Who should leave it to a computer.
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Old 11-11-04, 12:39 PM
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Originally posted by classicman2
The state that got the most attention for gerrymandering had the most number of competitive house races than any state.

That's only because they have so many districts.
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Old 11-11-04, 12:42 PM
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Originally posted by Red Dog
Who should leave it to a computer.
No state.

That's only because they have so many districts.
Charlie Cook (and Charlie knows the congress) said that there were 12 really legitimate house races in the country. 5 of them were in Texas. I don't recall any being in Iowa.
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Old 11-11-04, 12:43 PM
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Originally posted by classicman2

Charlie Cook (and Charlie knows the congress) said that there were 12 really legitimate house races in the country. 5 of them were in Texas. I don't recall any being in Iowa.

12 out of 435.
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Old 11-11-04, 12:47 PM
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Originally posted by Red Dog
12 out of 435.
So - I was merely responding to the argument put forth by your fellow lawyer about how great the system was in Iowa.
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Old 11-11-04, 01:01 PM
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Originally posted by classicman2
The state that got the most attention for gerrymandering had the most number of competitive house races than any state.

Sort of believes the argument for Iowa.
Check back in two years when the dust has settled. The races were competitive this year because you had the incumbent Democrats versus the gerrymandered Republicans. In 2006, you'll have the incumbent gerrymandered Republicans versus the Democrats. I'm not putting my money on the Democrats.
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Old 11-11-04, 01:04 PM
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Originally posted by classicman2
So - I was merely responding to the argument put forth by your fellow lawyer about how great the system was in Iowa.

Yeah by saying that state legislature political gerrymandering is the best way to apportion districts.
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Old 11-11-04, 01:09 PM
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Originally posted by classicman2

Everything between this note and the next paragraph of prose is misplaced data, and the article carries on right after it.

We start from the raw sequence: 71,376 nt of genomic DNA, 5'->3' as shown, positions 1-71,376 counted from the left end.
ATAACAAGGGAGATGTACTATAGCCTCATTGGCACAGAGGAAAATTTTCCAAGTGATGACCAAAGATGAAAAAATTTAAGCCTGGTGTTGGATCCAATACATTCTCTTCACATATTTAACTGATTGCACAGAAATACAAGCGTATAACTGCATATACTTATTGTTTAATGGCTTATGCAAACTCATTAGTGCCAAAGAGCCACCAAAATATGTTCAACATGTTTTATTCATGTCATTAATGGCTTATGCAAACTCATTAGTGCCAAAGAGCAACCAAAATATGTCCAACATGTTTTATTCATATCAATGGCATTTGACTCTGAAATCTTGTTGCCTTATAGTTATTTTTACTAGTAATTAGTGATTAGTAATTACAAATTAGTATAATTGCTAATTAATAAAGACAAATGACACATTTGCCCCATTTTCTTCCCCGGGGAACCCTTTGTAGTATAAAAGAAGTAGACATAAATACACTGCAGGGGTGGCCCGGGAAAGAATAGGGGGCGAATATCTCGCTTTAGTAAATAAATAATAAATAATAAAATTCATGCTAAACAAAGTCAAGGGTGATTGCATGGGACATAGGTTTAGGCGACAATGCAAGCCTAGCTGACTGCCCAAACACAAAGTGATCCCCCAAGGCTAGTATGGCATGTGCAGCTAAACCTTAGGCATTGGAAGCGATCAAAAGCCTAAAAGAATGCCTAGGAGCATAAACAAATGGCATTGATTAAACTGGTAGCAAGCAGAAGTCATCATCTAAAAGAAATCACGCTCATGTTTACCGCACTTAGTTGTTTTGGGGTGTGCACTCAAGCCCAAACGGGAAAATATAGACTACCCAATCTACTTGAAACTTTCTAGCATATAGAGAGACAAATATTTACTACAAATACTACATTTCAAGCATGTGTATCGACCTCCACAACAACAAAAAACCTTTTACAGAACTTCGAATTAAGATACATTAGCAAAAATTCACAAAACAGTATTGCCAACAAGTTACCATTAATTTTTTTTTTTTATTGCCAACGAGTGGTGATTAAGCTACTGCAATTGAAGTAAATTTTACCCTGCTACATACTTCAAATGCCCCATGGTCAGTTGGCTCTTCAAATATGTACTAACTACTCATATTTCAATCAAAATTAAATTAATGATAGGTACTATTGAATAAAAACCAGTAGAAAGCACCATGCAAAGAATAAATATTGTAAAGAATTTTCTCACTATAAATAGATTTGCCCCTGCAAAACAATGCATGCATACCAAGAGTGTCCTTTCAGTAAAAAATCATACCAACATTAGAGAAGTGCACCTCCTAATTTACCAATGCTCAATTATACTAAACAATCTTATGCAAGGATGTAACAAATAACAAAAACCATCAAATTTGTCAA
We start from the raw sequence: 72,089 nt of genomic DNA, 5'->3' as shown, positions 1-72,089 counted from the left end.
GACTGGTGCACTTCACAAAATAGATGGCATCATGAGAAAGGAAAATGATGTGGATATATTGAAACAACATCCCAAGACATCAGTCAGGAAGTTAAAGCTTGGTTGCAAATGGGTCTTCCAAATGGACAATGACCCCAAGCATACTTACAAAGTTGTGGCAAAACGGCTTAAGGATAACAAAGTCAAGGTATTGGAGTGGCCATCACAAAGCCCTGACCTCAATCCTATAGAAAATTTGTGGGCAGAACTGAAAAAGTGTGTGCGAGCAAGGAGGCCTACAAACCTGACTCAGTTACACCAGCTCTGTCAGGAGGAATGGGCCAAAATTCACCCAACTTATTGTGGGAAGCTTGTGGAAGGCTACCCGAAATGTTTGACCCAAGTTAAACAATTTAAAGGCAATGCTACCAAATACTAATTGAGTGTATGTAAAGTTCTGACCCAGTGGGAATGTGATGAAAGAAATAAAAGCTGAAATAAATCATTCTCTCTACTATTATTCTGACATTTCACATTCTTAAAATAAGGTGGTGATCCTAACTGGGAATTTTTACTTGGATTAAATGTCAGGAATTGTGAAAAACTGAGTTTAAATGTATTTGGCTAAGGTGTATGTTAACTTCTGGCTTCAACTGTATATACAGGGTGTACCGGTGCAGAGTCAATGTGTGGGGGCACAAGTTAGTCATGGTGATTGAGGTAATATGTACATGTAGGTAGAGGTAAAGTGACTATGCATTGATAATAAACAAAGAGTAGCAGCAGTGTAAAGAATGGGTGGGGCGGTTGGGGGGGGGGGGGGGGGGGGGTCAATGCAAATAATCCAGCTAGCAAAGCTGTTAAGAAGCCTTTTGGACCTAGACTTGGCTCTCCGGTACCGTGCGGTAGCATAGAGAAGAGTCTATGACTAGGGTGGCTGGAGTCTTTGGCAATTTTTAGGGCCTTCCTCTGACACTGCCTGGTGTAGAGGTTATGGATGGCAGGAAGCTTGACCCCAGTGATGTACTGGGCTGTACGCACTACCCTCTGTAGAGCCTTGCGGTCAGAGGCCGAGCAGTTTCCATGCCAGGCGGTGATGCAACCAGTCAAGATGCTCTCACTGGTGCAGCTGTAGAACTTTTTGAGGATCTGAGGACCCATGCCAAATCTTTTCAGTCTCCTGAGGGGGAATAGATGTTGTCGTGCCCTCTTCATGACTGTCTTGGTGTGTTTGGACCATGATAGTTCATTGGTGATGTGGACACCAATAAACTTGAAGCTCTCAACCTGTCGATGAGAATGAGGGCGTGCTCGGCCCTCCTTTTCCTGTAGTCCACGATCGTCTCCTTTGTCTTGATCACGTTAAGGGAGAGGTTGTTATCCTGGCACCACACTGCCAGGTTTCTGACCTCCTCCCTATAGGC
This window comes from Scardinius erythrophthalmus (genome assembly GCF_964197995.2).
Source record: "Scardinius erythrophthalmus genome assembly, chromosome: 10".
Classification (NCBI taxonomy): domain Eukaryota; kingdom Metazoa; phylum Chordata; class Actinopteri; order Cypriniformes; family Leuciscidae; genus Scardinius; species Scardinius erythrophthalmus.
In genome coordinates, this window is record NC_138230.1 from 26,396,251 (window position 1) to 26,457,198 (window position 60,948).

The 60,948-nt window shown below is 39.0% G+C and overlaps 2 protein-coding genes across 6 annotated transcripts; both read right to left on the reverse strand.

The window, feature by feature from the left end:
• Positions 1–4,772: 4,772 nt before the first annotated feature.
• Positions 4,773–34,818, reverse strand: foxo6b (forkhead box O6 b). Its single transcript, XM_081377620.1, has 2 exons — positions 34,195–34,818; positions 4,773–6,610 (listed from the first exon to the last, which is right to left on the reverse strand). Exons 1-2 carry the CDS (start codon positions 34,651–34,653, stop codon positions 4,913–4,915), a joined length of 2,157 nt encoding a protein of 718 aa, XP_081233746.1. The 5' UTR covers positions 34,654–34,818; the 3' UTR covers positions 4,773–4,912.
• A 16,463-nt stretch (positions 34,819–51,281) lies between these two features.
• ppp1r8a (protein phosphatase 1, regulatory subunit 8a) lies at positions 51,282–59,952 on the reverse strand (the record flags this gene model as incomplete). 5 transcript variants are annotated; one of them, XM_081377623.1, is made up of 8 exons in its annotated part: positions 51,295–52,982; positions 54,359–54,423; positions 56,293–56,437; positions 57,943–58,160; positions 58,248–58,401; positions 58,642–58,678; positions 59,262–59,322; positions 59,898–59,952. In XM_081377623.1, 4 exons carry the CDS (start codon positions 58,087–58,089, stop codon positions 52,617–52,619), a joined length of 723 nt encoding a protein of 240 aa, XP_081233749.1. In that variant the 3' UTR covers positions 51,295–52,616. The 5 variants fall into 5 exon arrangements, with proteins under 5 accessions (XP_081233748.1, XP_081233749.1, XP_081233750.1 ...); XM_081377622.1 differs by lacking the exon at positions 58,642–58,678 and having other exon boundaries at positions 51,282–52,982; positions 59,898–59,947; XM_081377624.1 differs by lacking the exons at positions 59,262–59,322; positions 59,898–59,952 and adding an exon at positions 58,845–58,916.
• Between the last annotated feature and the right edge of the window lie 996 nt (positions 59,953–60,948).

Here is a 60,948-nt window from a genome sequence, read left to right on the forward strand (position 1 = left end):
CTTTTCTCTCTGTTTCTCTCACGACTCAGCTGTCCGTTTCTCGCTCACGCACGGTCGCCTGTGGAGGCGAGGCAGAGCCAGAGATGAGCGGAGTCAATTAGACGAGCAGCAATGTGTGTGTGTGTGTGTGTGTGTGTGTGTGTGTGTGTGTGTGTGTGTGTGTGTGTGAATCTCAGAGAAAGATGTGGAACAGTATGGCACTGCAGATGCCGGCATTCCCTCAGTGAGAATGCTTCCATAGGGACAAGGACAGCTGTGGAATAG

No state.



Charlie Cook (and Charlie knows the congress) said that there were 12 really legitimate house races in the country. 5 of them were in Texas. I don't recall any being in Iowa.
Cook had 16 truly toss-up seats. 7 of those were open seats; one was a new seat; 3 were in Texas.

The 56 seats that Cook considered competitive included two of Iowa's five seats. Which is to say, less than 13% of races were competitive nationwide, but 40% of Iowa's races were competitive.

http://www.cookpolitical.com/races/r...hart_oct29.pdf
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Old 11-11-04, 01:11 PM
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BURN!
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Old 11-11-04, 01:22 PM
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I don't think we should consider the US house becoming a US House of Lords until they start wearing powdered wigs.
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Old 11-11-04, 03:50 PM
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Well my county is about 50/50 Dem vs. Repub, but when my district is gerrymandered to include the cow country to the north, the result is that Mike Bilarakis (R) gets to run unopposed every 2 years. I now hear that he's thinking of retiring, but he's grooming his son for the position. Always nice to keep a public office "In the Family."

I swear to God, I'm writing my name in there in 2006. This year, I just skipped over House Rep on the ballot. VinVega will be in Congress by 2006! "Funk that!" will be my slogan!
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Old 11-11-04, 08:08 PM
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Originally posted by JasonF
Cook had 16 truly toss-up seats. 7 of those were open seats; one was a new seat; 3 were in Texas.

The 56 seats that Cook considered competitive included two of Iowa's five seats. Which is to say, less than 13% of races were competitive nationwide, but 40% of Iowa's races were competitive.

http://www.cookpolitical.com/races/r...hart_oct29.pdf

To be fair, Charlie Cook doesn't offer those assessments himself. C-Man's claim may be entirely accurate. He likely is.

Personally, I think I had about 17-22 races as being truly competitive. Actual results indicate there were less than twenty. Going by memory, none were in Iowa.